/How to move Oracle DB from NFS Share to Pure Storage iSCSI Volumes

How to move Oracle DB from NFS Share to Pure Storage iSCSI Volumes

This blog post on how to move Oracle DB from NFS Share to Pure Storage iSCSI Volumes is the second part of the previous blog post Add Pure Storage iSCSI to Linux CentOS.

In the previous article, I add Pure Storage Volumes to the Linux CentOS v7, and now I will move all Oracle configurations(Oracle Installation and Oracle Databases) from the NetApp NFS to the new Pure Storage iSCSI Volumes.

As we can check in the previous article, all mount points, volumes, and permissions are already set. Here we will only focus on Oracle.

I will make this move without any Oracle changes, and all the changes will be done in Linux.

What will be done in this process?

Copy from Oracle from NetApp to Pure Storage

  • Stop Oracle Database and Listener
  • Copy all files from NetApp NFS mount points netapp-Ora01, netapp-Ora02 to Pure Storage iSCSI mount points Pure-Ora01, Pure-Ora02.
  • unmount NetApp volumes
  • unmount Pure Storage devices
  • mount back Pure Storage devices to original /u01 and /u02
  • Change the fstab to boot with the new devices in original mount points.
  • Reboot
  • Start Oracle and Listener and test Oracle and check if DB was ok and data was accessible.

We will start the process by checking Oracle installation and its parameters by running opatch.

Login as Oracle (or the user you have for Oracle install and admin).

Now Oracle DB and Listener should be stopped. Check first what is running.

As we can see above, DB and Listener are running (some unrelated records were removed from the list above); stop both.


Oracle Database

Recheck the running processes and check if any Oracle is running. If all is stopped, then we can start our copy/move of Oracle to the new mount points.

We will start by moving the app folder.

Return to Root user to perform the next steps.

As we can see in the next commend, all permissions and user/groups on these new volumes were already set in my previous article Linux iSCSI. If you did not set the permissions, do it now.

Copy Oracle first.

Next, copy Oracle Database.

Note: If you are copying large files and big data, you can use rsync so that if it breaks or you have a timeout, you can start where it stops. Most of the time, cp is more than enough to copy the files.

Double-check if files and permissions(should have Oracle user as owner and oinstall group) were copied and then start to unmount all mount points(old and new).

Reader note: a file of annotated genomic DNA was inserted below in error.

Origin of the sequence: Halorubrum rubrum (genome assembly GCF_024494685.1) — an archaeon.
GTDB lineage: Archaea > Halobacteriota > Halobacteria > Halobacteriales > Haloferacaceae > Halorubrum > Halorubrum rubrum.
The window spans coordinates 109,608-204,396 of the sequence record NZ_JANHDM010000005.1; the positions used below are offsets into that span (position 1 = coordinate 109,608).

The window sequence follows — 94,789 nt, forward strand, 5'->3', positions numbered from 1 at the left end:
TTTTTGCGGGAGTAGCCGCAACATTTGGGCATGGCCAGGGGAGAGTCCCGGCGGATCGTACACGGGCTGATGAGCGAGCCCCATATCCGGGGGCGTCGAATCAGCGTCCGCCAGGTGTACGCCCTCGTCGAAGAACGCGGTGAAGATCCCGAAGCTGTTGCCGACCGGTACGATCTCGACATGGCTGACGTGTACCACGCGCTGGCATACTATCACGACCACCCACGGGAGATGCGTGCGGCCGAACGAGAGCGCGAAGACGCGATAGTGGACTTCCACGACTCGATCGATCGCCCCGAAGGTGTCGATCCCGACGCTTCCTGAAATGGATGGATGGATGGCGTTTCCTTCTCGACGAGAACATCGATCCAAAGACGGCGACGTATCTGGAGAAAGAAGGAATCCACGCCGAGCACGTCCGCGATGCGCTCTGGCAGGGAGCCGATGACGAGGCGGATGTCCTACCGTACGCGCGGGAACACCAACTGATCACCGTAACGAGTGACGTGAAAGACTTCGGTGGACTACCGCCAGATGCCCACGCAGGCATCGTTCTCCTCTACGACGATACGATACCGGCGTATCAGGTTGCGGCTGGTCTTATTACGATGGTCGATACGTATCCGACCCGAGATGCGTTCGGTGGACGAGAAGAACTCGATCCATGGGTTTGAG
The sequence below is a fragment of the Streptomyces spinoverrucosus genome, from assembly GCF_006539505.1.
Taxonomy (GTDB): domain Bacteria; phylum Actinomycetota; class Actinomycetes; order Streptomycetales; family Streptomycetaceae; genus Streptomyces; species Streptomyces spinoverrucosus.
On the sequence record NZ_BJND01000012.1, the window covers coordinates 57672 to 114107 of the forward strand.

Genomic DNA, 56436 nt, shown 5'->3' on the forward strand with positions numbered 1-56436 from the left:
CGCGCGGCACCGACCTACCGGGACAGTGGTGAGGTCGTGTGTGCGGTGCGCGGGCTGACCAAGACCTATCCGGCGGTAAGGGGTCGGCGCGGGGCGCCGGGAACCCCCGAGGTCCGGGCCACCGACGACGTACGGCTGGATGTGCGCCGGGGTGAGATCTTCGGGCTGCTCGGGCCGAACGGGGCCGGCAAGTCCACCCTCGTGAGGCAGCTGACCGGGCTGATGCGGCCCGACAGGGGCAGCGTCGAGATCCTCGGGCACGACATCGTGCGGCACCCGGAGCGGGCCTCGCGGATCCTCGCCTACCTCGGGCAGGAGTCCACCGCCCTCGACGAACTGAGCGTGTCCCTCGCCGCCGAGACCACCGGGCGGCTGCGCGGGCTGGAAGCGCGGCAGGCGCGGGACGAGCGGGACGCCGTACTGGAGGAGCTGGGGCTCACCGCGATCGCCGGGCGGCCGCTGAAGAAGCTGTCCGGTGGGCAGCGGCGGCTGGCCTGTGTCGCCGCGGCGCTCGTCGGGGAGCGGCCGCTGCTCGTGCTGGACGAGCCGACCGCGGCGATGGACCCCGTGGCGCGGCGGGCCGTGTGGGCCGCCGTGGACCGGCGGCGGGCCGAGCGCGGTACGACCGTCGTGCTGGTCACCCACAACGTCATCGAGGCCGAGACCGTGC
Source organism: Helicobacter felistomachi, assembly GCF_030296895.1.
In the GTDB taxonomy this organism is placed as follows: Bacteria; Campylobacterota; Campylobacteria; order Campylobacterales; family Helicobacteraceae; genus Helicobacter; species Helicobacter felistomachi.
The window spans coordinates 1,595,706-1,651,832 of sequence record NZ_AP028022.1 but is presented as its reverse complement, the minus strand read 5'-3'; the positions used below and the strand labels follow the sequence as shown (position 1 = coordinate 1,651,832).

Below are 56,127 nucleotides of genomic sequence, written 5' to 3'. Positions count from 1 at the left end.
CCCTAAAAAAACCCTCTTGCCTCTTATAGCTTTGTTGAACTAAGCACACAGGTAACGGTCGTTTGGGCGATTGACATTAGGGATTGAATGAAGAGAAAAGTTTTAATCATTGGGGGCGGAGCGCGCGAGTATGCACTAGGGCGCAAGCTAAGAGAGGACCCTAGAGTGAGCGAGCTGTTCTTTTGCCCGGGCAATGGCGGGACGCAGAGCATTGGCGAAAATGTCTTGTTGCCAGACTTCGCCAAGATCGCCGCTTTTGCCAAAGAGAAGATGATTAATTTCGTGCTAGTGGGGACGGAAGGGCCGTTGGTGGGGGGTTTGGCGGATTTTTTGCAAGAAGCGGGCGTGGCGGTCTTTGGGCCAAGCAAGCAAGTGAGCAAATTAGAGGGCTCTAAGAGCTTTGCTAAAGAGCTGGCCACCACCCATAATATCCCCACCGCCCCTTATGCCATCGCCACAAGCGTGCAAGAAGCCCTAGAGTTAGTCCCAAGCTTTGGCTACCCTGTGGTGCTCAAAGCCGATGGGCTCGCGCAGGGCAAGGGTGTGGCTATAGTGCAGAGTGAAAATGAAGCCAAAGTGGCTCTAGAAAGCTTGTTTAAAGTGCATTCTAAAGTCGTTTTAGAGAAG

Then mount the new volumes again but in the original mount points.

Change the fstab to use the new mount device for Oracle mounts and delete\comment the NetApp NFS mounts.

Now Reboot the server.

After Reboot, login with Oracle and start DB and listener.

Start Oracle Database.

For a final test, I remotely connected to my Oracle DB using Oracle SQL Developer and run some queries, and it runs without any issues. So everything seems ok and running without any problems.

You can now destroy NFS Shares from your previous Storage System(NetApp or other) and delete the folder created for the temporary move to Pure Storage. In my case was /Pure-Ora01 and /Pure-Ora02.

With this final test, we finished the process for how to move Oracle DB from NFS Share to Pure Storage iSCSI Volumes.

I hope these two articles did help you to move your Linux Oracle Database from an NFS Share to an iSCSI Volumes, regardless of Storage System you use. The process is the same for every Storage System, and it could change on some parameters that your Storage vendor could have different.

For the Oracle Installation and Oracle Database move, the process is the same regardless if you are moving from Storage, or local disks, or even new Folders.

Both articles:

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By | 2021-03-28T23:59:41+02:00 March 28th, 2021|Olher, Storage|0 Comments

About the Author:

I have over 20 years of experience in the IT industry. I have been working with Virtualization for more than 15 years (mainly VMware). I recently obtained certifications, including VCP DCV 2022, VCAP DCV Design 2023, and VCP Cloud 2023. Additionally, I have VCP6.5-DCV, VMware vSAN Specialist, vExpert vSAN, vExpert NSX, vExpert Cloud Provider for the last two years, and vExpert for the last 7 years and a old MCP. My specialties are Virtualization, Storage, and Virtual Backup. I am a Solutions Architect in the area VMware, Cloud and Backup / Storage. I am employed by ITQ, a VMware partner as a Senior Consultant. I am also a blogger and owner of the blog ProVirtualzone.com

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